It was 11:30 p.m. during the summer of 2008. I had just left a committee meeting at my church in suburban Atlanta and was driving home on Jimmy Carter Boulevard in my 1999 Jeep Grand Cherokee, which I was holding together with baling wire. The left rear tail light and turn signal was temperamental, as has been true of many, I would learn later. So much so that I had taken to checking the turn signal before I backed out of the driveway, and getting out and banging on the light until it worked. In the weeks prior, the Jeep had also begun to suddenly idle too low and shut off when I stopped at traffic lights, and on this particular night at the entrance to the bridge from Norcross toward Lilburn, it did it again. For those familiar with this intersection then (it has been completely redone since then), it would not be a good place for a woman alone to break down, so I prayed that it would start again.
A victim of the Recession (which frankly still isn’t over for me or for a substantial number of others I know, despite the stock market buoyancy), the stress of the financial challenges I faced was high and I was, frankly, exhausted in addition to being tightly wound.
Thankfully, the car started, and when the light turned green, I pulled away, only to look in my rearview mirror and see flashing lights. After crossing the bridge, I turned right onto McDonough and came to a stop. The police cruiser followed and pulled in behind me.
I assumed that it was the light, and started to get out of the car, only to hear the police officer scream at me to get back in the car. I complied. He walked to the passenger side of my car and I let down the window. He asked to see my license and insurance card, the former of which I had already removed from my purse. Glancing at the insurance card, I saw that it had expired a month before and I started looking in the console and glove compartment just in case I had just failed to put the new card in my wallet—but I had a sinking feeling that in my ongoing juggling of funds, I’d forgotten to pay it for the first time I could remember in 20 years.
The moment I reached for the console, the officer started screaming at me to keep my hands in view. I saw that his hand was on his holster and I stopped searching for a moment. Because I could see his face in the streetlight’s glow, I knew the Hispanic-American man was young enough to be my son, and I reacted like a mother with a kid who was out of control. With my hands in front of me, I closed my eyes and took a deep breath. “Officer,” I said. “Officer, stop!”
I guess it surprised him, because he did stop yelling, and I was able to explain that I was trying to find my insurance card. I handed him the one from my wallet, explaining that I knew it was not the new card, and picked up my cellphone to call GEICO, which fortunately had agents on call 24/7. While he was checking it via his dash computer, I confirmed that I had, in fact, failed to pay the last premium, and proceeded to pay the bill with a credit card right then and there. I asked the agent if she would speak to the officer, she agreed, and I got out of the car and started back to hand him the phone.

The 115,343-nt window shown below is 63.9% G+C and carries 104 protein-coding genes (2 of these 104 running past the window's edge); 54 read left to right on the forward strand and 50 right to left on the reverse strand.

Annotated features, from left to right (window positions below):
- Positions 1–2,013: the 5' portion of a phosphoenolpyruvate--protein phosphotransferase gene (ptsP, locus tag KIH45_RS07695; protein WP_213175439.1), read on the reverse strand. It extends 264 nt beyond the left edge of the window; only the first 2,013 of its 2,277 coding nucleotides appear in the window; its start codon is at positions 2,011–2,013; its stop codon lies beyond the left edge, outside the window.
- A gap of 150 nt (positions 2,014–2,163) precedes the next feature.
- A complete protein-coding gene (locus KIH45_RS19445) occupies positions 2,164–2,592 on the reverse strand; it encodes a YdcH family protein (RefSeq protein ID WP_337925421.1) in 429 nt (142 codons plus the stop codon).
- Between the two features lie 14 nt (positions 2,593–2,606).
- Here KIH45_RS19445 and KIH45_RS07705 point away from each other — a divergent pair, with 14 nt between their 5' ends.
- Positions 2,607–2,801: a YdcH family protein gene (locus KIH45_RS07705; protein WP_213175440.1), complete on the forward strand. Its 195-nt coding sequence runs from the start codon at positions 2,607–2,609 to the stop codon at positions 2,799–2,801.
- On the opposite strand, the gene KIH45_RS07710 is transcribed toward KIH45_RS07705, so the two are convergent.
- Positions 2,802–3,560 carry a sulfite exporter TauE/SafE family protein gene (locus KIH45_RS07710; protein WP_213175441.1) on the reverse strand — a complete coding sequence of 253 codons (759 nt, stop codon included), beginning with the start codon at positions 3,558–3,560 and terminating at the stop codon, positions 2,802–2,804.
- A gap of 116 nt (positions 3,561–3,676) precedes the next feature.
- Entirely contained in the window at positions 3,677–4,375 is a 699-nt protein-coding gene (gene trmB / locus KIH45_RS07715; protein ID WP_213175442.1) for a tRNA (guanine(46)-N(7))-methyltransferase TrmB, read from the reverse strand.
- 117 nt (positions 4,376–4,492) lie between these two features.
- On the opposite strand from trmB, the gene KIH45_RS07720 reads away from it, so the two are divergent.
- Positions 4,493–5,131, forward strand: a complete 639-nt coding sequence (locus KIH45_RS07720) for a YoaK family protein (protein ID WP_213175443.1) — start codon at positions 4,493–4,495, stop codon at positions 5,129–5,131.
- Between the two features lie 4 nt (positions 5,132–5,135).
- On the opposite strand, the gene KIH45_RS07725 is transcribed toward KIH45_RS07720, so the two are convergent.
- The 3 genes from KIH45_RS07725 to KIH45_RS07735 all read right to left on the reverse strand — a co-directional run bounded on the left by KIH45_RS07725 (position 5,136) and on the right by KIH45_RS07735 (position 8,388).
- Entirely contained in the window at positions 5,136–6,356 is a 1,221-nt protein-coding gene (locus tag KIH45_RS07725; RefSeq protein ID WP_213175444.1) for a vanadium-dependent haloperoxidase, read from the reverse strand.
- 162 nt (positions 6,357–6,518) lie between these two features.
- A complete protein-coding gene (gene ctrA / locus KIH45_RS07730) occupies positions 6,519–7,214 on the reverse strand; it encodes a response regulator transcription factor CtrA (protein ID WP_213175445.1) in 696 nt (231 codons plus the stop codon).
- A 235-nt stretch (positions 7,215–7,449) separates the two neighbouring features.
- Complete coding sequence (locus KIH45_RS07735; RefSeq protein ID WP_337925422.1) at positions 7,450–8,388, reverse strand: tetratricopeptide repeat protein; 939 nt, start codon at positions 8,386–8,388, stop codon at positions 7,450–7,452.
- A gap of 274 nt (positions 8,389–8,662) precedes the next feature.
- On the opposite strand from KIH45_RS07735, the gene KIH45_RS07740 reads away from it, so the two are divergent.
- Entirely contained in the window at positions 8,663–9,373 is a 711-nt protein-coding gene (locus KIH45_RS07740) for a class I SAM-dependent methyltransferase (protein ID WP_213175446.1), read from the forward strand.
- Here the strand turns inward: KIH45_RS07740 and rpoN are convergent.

Once again, he jumped out of his car, screaming for me to get back in my Jeep. I stopped and held up the cellphone, telling him that my insurance agent was on the line and would confirm that I had just paid my bill and was now insured again.
It took some doing, but I convinced him to talk with her and he did. He initially told me that I would not be able to drive the car home, but relented and gave me a ticket. Shaking, I took the ticket and my cellphone, thanked the officer for his allowing me to go on home, and got back in the driver’s seat.
I have been reminded of that incident several times this week, but especially in relation to the police shooting in Minnesota.
When it happened, I was in my early 50s. I’ve wondered several times what might have happened had I been carrying a concealed weapon. I wonder what might have happened if I had had a gun and had disclosed it to the officer. I wonder what might have happened if I had had a gun and had NOT disclosed it to the officer.
And I know, with a certainty, that because I’m a white woman, the answer to what might have happened is…exactly what did.
Had I been black, I’m not as certain. Had I been both male and black, I’m not certain at all. The officer was scared—it was late, it was dark, there was no one else around. I was scared—it was late, it was dark, there was no one else around. And though I am white and female, the potential for a life-changing event for the both of us existed for a few excruciating seconds. But I know that because I am white and female, the idea that I might have been shot to death or otherwise brutally treated never crossed my mind.
As a person who once was a counselor, I know of the poor judgment we are all capable of when we are panicked. And I know what we are capable of when we deal with each other as human beings—responsible, compassionate, understanding human beings. It wasn’t the officer’s fault that I had financial problems and had forgotten to pay my insurance, nor was he responsible for responding to me without holding me accountable for my failure. I was guilty as charged. Nor was it my fault that because of the nature of our increasingly uncivil society, the officer felt he had to protect himself by expecting to be shot during a traffic stop rather than expecting to find a person with emotional maturity sitting behind the wheel of that broken-down Jeep.
But it was what it was, and on that night eight years ago, what should happen between two human beings in a confrontational situation did. And it does every day all over the United States between people of all persuasions. And it will continue to be so if we keep our heads and treat each other with the respect we all deserve.
But only if.